Putin Vows to Be Uzbekistan's Ally During Karimov Succession

Putin and Mirziyoyev
Russian President Vladimir Putin, left, speaks with Uzbek interim President Shavkat Mirziyoyev after laying flowers at the grave of late Uzbek President Islam Karimov in Samarkand, Uzbekistan, September 6. Mirziyoyev is expected to be elected Uzbekistan's second-ever president. Sputnik/Kremlin/Alexei Druzhinin/Reuters

Russian President Vladimir Putin has vowed to support Uzbekistan "as the most trustworthy of friends" as he paid his respects to the country's late president, Islam Karimov and met with his potential successor, the Kremlin announced on Tuesday.

Karimov was confirmed dead on Friday after the Uzbek government spent the week dismissing he had suffered a fatal stroke over the previous weekend. At 78, he was the oldest leader from the ex-Soviet Union states and among the longest reigning, having been in power before the union's break-up in 1992. His death has raised questions about who should succeed the only leader independent Uzbekistan has ever had.

Putin arrived in the Uzbek city of Samarkand, where Karimov is buried, on Tuesday and met with Prime Minister Shavkat Mirziyoyev. He is one of a triumvirate of Uzbek officials who are set to be influential in appointing a successor. The other two are the finance minister and the head of security services.

Putin's meeting with the Uzbek prime minister, whom he kept in close contact with before beginning his third term as president, is among the favourites to succeed Karimov. The meeting itself was an acknowledgement of Mirziyoyev's influential position, since he is not officially acting leader of the country.

Parliament's upper house chairman Nigmatilla Yuldoshev is acting president, though Mirziyoyev was the one leading funeral proceedings for Karimov and has been the most vocal figure since the president's demise.

During his meeting with Putin, Mirziyoyev thanked him repeatedly for his visit, saying that "the whole country is proudly noting how (Putin's) gesture, means a lot."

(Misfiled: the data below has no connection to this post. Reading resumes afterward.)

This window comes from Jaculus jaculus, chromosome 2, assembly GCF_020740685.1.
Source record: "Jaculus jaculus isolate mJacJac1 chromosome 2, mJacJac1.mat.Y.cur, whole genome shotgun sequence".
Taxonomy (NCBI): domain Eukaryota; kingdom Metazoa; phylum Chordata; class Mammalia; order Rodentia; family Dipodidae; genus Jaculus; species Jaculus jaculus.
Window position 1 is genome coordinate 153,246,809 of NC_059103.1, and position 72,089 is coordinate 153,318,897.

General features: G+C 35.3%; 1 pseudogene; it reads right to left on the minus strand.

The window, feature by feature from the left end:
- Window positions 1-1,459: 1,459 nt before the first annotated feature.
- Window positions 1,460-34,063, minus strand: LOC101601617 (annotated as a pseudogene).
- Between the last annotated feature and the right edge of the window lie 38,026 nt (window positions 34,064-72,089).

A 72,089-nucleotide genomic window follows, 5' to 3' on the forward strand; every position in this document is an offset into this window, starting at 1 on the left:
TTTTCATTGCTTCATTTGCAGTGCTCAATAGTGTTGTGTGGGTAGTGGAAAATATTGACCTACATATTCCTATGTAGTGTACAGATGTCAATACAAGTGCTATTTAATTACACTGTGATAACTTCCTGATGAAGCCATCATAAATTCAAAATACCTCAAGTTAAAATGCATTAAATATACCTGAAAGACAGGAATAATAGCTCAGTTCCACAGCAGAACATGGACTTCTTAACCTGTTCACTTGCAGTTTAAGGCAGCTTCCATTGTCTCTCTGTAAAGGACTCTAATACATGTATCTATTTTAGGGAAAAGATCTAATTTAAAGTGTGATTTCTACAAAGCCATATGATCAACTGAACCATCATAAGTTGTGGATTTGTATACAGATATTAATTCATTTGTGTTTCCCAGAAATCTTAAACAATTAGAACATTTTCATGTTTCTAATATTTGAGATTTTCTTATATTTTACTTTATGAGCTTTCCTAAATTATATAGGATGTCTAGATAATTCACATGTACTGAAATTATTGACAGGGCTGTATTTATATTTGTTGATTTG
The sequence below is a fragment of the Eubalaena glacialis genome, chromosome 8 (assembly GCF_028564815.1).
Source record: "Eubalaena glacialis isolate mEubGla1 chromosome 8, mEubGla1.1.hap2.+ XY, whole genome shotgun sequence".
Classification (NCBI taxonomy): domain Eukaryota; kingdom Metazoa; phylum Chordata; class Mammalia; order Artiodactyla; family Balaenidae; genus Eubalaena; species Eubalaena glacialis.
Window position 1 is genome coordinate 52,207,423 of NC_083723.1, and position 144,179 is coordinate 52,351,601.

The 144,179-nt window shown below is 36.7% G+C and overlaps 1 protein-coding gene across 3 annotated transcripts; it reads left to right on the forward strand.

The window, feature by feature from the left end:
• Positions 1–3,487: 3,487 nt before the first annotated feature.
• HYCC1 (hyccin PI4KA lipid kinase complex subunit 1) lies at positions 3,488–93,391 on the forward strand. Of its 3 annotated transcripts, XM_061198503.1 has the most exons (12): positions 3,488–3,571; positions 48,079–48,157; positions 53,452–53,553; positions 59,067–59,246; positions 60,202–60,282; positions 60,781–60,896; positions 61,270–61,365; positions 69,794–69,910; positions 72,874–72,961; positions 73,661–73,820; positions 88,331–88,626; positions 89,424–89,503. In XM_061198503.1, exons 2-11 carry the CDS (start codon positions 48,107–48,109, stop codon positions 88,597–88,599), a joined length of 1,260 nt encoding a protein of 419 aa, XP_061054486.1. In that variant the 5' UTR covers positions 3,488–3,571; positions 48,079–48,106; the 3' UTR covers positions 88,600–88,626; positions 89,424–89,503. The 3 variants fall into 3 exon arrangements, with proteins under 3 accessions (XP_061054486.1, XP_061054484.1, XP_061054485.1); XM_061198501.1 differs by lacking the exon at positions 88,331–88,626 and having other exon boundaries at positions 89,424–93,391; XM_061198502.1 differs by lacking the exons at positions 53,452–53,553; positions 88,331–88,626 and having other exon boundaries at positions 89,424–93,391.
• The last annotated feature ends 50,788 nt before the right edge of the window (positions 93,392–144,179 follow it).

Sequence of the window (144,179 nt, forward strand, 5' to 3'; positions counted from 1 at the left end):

"I think your visit to Uzbekistan today speaks to your personal relationship with our respected Islam Abduganievich (Karimov) and your attitude to the Uzbek people," Mirziyoyev said. "This is the shoulder of a true friend."

He vowed to continue "building and strengthening" the ties between Russia and Uzbekistan and "growing this serious potential."

Putin recalled Karimov worked to create "strategic" ties between the two countries and hoped they would develop further.

"We, for our part, will do everything to further this trajectory of our mutual development, supporting the Uzbek people and the Uzbek government," Putin stated. "You can rely on us in the full capacity of the most trustworthy of friends," he added.

Russia has been one of the most visible foreign states, participating in the mourning for Karimov as Prime Minister Dmitry Medvedev attended his funeral last week.

Despite Putin's kind words about Karimov, Uzbekistan's partnership with Russia was considerably more limited compared to some of its neighbours, not participating in Russia's economic Eurasian Union and opting out of its military alliance in 2012.

Karimov also took aim at Russia's wider efforts to form a commonwealth of ex-Soviet states, saying last year that Uzbekistan would never jeopardise its sovereignty by being part of the bloc.